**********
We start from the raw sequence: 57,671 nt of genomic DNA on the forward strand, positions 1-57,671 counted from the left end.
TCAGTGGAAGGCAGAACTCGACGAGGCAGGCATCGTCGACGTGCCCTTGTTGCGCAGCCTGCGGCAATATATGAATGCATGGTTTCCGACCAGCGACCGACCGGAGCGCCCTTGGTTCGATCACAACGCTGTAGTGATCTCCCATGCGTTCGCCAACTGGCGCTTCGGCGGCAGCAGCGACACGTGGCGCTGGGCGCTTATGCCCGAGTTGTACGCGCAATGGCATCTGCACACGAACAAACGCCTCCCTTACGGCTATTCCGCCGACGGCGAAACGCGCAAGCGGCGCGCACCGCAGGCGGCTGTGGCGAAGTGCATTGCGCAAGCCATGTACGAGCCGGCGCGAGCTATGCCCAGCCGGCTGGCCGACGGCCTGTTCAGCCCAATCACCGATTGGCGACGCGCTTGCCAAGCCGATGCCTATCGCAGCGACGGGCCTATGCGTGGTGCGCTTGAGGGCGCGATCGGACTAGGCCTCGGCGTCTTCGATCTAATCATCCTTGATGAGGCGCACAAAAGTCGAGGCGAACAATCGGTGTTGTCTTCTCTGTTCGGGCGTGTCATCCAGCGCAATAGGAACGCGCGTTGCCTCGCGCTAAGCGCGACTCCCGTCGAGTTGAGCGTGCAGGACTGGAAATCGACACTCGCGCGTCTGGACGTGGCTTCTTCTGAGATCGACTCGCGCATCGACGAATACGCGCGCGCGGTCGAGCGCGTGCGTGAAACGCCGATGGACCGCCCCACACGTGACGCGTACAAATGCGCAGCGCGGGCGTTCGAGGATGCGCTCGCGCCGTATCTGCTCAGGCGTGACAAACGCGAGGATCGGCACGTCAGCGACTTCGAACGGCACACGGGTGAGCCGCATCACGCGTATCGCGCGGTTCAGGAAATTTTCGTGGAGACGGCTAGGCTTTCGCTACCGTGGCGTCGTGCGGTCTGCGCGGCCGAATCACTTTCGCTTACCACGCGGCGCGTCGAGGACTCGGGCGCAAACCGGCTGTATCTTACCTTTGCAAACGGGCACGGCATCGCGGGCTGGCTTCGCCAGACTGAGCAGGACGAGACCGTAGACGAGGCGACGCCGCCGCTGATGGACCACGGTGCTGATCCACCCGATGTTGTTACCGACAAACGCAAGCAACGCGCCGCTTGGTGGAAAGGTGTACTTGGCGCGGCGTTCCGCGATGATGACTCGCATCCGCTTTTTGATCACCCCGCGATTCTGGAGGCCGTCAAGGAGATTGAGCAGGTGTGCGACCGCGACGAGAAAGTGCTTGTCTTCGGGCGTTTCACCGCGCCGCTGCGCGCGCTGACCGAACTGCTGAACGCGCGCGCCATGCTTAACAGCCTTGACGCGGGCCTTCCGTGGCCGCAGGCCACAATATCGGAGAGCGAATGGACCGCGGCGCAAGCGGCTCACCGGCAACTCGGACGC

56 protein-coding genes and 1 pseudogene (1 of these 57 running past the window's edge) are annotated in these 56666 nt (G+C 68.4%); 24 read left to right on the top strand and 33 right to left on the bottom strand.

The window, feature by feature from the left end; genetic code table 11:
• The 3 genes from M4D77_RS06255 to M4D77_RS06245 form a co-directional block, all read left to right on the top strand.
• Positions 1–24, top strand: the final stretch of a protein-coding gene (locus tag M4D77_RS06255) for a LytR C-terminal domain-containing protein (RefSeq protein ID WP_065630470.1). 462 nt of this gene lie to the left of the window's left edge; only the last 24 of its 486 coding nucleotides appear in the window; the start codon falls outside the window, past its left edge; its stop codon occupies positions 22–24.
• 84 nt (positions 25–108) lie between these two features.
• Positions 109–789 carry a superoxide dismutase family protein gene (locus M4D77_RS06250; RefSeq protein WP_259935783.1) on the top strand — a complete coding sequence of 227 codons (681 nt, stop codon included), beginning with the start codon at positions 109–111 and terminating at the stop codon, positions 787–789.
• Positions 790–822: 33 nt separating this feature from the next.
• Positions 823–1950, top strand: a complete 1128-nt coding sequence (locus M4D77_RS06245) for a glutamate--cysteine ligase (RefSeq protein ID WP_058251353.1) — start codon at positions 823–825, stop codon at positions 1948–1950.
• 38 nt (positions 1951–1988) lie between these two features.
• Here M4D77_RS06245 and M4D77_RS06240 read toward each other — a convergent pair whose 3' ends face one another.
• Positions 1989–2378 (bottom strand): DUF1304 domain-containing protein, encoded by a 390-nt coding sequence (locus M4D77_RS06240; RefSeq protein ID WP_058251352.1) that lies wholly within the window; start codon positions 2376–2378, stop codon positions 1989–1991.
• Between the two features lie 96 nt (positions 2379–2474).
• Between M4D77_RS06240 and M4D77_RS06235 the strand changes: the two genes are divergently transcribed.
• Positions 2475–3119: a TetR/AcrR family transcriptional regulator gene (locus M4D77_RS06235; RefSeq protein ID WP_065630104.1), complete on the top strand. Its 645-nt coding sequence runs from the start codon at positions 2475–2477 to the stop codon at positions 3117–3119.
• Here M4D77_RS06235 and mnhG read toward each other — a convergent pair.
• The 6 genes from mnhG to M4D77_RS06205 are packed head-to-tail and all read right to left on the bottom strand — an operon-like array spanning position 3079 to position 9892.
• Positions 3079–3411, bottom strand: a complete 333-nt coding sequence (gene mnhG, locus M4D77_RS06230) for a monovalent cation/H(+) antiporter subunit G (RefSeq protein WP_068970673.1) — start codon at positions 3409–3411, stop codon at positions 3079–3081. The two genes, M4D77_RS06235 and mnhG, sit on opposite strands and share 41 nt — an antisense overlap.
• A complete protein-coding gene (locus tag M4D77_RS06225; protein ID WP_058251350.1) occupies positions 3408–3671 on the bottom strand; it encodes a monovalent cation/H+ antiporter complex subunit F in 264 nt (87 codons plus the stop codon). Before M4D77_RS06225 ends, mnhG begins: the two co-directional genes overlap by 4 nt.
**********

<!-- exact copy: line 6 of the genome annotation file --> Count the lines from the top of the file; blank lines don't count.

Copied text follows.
• Positions 1–24, top strand: the final stretch of a protein-coding gene (locus tag M4D77_RS06255) for a LytR C-terminal domain-containing protein (RefSeq protein ID WP_065630470.1). 462 nt of this gene lie to the left of the window's left edge; only the last 24 of its 486 coding nucleotides appear in the window; the start codon falls outside the window, past its left edge; its stop codon occupies positions 22–24.